Amanda Martinez lives and works in Ridgewood, Queens, NY. Originally from Greenville, South Carolina, Martinez received her BFA from Kansas City Art Institute in 2010 where she studied both sculpture and painting. Her recent solo show, ‘Soft Power’ at Platform Gallery in Baltimore, MD was reviewed in Bmore Art and ArtFCity. Her 2014 solo show ‘Principle of the Thing’ with Daylight Savings Gallery in Brooklyn, NY was an ArtCards editor’s choice and featured in LA-based ‘Carets and Sticks’. She was recently interviewed by Mist Gallery, based out of Richmond, VA, coinciding with her work in their group exhibition, ‘Over Spun’. In 2011 she was awarded a year-long studio residency in Kansas City, Missouri through the Charlotte Street Foundation and completed a residency in Truth or Consequences, New Mexico this past spring. Her work has also been featured on the Idea Foundation and in The Kansas City Star. She has shown in solo and group exhibitions in New York, Baltimore, Kansas City and Los Angeles over the past five years.
My work stems from a formal interest in props and design, specifically the grey area where these objects blur with the traditional conversation of sculpture. Early experiences with music and performance drew me to set design and the idea of stand-ins, or objects that are meant to give the impression of being something else.
My decision to look to and work against abstraction, minimalism, nature, or a darkened theater is a decision to seek out similarities amidst discord. These things are all examples of one idea: an enveloping work of totality that is still incomplete and open enough that you must somehow participate.
While deeply rooted in academia, abstraction can be a numinous soup and I’m interested in validating this fuzzy aspect of the relationship. At what point is an object active or merely a prop? Our culture puts more pressure on sculpture to be “doing something” than ever before. I actively strive for my work to be inactive in the atypical sense: not to be viewed as neutral, but aggressively speaking in a quiet, persistent voice.
Q&A with Amanda Martinez
by Emily Burns
Hi Amanda! Can you give us some insight into your process? How do you begin and how do you create your compositions?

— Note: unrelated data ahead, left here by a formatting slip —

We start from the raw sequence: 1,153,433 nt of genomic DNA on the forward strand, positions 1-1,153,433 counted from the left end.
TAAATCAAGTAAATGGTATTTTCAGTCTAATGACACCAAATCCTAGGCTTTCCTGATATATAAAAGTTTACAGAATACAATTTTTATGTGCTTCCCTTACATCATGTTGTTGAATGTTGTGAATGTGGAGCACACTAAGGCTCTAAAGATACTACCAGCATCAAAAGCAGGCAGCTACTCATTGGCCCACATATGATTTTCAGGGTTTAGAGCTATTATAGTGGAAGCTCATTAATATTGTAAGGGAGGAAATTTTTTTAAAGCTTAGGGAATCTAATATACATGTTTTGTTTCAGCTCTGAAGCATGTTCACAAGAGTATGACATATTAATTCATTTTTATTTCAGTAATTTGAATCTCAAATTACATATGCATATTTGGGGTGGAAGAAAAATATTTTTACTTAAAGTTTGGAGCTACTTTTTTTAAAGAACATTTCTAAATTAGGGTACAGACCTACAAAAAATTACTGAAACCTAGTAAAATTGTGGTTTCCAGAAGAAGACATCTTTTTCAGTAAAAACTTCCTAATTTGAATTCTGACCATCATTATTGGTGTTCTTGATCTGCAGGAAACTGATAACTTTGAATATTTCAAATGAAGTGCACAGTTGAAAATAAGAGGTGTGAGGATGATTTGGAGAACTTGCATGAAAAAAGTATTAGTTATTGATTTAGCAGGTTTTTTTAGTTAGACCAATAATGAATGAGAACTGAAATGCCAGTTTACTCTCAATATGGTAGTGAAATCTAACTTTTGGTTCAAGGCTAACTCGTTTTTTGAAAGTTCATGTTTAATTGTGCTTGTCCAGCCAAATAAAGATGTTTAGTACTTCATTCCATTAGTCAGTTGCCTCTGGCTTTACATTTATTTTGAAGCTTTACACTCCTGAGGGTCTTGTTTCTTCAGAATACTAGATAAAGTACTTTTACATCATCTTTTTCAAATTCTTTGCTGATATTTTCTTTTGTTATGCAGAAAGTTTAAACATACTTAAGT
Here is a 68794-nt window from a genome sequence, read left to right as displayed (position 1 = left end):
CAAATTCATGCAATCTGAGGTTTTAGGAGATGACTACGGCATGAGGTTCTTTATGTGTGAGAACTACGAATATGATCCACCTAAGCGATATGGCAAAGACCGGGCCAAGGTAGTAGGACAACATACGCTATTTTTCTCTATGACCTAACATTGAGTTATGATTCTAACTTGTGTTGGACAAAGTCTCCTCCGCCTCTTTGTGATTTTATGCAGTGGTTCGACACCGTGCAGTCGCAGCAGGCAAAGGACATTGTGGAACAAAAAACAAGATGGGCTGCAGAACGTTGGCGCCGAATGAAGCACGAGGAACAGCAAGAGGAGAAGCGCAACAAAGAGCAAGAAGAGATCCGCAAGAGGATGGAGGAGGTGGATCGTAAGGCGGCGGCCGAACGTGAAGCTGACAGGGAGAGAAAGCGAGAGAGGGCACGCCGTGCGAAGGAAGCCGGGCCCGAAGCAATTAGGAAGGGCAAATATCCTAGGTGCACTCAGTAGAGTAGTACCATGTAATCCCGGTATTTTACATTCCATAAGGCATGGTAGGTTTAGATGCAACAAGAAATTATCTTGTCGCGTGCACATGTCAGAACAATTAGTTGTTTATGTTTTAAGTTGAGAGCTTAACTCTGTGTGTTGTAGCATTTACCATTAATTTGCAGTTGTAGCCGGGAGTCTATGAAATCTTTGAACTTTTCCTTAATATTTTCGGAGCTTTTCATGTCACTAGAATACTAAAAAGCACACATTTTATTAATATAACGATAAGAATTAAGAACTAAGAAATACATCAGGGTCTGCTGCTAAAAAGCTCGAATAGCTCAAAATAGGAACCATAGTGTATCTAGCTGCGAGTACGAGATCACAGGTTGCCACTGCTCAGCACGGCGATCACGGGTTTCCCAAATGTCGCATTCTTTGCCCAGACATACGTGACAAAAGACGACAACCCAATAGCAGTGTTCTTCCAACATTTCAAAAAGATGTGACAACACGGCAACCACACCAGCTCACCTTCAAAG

Hi Emily! So I'm either starting to sculpt blindly or from a vague drawing. I don't really like the idea of “planning” because I think when it comes to making sculpture that idea can slant very quickly toward “designing” something and I'm uninterested in that. It's feeling “made” versus feeling “constructed”. And sometimes the start comes from something even more vague than a drawing: a feeling or a sound. But I've found that once I begin to rough out composing that idea, everything else in my life feels related. I'll read something here, listen to something there and then I'm just all wrapped up in making that thing. And the sculptures tend to come in multiples from slow, over-arcing trains of thought. Like right now everything is driven by a general idea I've been investigating for some time, but its points of focus keep shifting and hopefully getting more refined. My process is pretty simple, but can feel chaotic at times because I firmly believe in just working everyday until something feels right.
Does drawing play a part in your process?
They're usually very quick, crude things if I'm trying to figure out how to put something together. But once in a while I will be compelled to just set out to make a drawing for the sake of working out some forms. If I'm really into them; they get turned into hand-cut stencils that I use for painting textile surfaces or for carving. But it's ironic because some of the things that are driving my work right now are very much flat and on paper; notations and manuscripts that you can read as drawings. I love the act of drawing but am increasingly uninterested in drawing as representation. I'm more intrigued by a drawing giving clues or looking past and into something on an intimate level, whatever that may be.
Are you using any particular digital or fabrication tools?